Original Research

Socio-demographic and Subjective Factors Related to a Psychosocial and Biomedical Model of Successful Ageing


  • Cem Soylu
  • Türkan Yılmaz Irmak

Received Date: 01.10.2020 Accepted Date: 27.01.2021 Eur J Geriatric Gerontol 2021;3(2):124-130


With the number and proportion of older adults increasing worldwide, successful ageing (SA) has become a global goal. This study aimed to examine the association of subjective age, health and socio-demographic factors with the biomedical and psychosocial dimensions of SA.

Materials and Methods:

A total of 61 adults, aged ≥50 (mean age 67.1±9.4) years, living in nursing homes or in the community, were asked to answer a series of questions. A biomedical model of SA was measured by Rowe and Kahn’s criteria (i.e. being free of disease and disability, having high physical and cognitive functioning and being actively engaged in life). A psychological well-being scale was used as an indicator of successful psychosocial ageing.


Our analysis revealed that being married and younger by chronological age, having a high educational level, having a younger subjective age and having better subjective health are correlated with both the biomedical and psychosocial dimensions of SA. Neither gender nor the number of children was correlated with these dimensions.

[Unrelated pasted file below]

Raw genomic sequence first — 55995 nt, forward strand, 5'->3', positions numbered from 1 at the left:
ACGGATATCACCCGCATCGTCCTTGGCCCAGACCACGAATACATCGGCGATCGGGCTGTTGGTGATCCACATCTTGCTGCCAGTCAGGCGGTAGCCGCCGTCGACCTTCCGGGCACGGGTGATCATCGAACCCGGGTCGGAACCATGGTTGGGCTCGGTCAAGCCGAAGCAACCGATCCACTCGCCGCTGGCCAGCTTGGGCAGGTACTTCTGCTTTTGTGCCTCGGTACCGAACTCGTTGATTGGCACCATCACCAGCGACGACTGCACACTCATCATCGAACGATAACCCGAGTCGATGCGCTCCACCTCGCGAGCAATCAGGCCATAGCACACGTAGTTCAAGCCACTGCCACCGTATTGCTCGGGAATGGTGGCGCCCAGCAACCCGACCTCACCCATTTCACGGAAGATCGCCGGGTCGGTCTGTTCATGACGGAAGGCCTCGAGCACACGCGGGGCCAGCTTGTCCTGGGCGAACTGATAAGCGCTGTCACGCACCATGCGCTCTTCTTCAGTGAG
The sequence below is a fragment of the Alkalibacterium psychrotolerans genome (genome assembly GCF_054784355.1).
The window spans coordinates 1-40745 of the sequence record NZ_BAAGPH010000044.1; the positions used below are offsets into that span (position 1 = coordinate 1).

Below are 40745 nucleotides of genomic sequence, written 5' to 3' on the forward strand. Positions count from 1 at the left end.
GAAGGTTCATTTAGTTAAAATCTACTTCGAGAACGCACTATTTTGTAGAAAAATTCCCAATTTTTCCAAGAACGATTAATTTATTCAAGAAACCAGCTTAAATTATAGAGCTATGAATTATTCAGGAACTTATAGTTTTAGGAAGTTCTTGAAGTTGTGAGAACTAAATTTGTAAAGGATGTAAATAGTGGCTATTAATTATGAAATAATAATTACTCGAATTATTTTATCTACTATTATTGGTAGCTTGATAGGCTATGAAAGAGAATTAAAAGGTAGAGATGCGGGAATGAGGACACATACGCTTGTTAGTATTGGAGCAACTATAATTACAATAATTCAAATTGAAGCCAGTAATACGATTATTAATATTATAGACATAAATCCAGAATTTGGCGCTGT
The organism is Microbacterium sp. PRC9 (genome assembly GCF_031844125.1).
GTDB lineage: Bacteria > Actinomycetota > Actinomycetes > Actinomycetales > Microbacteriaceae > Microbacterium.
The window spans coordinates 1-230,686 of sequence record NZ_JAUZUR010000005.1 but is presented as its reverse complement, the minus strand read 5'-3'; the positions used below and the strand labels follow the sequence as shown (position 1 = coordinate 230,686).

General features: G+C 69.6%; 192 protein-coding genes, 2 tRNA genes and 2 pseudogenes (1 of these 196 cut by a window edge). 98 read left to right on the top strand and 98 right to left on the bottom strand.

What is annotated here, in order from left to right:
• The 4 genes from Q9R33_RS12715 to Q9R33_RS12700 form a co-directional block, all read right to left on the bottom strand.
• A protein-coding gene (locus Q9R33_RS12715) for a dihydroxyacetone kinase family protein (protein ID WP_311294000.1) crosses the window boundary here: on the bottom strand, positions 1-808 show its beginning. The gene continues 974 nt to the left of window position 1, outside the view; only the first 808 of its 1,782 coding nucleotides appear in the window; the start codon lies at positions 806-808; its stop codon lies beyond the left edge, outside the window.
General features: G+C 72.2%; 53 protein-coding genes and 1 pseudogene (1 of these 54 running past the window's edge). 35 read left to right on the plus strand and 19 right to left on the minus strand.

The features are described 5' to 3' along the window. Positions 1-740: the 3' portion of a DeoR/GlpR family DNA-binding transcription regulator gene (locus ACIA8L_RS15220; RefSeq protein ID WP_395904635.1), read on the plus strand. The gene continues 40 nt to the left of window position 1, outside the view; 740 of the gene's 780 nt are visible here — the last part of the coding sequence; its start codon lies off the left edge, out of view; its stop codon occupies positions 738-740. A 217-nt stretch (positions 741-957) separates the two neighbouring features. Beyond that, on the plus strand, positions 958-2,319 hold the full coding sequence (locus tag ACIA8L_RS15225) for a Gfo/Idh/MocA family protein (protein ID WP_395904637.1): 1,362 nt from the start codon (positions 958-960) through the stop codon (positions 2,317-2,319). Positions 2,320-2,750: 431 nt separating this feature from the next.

The biomedical and psychosocial dimensions of SA are associated with similar socio-demographic factors along with subjective health and age. These findings suggest that subjective age and health status, which are changeable and relatively under the control of the individuals, are important to promote SA. Future research in this field can measure SA by creating an index that includes components of Rowe and Kahn’s model and psychosocial indicators of SA.

Keywords: Healthy ageing, Rowe and Kahn’s model, successful ageing


Successful aging (SA) is worldwide and an important concept that is widely discussed in gerontology today (1). As the number and the proportion of older adults continue to grow around the world as well as in Turkey (2), this concept draw great interest both to individuals and societies.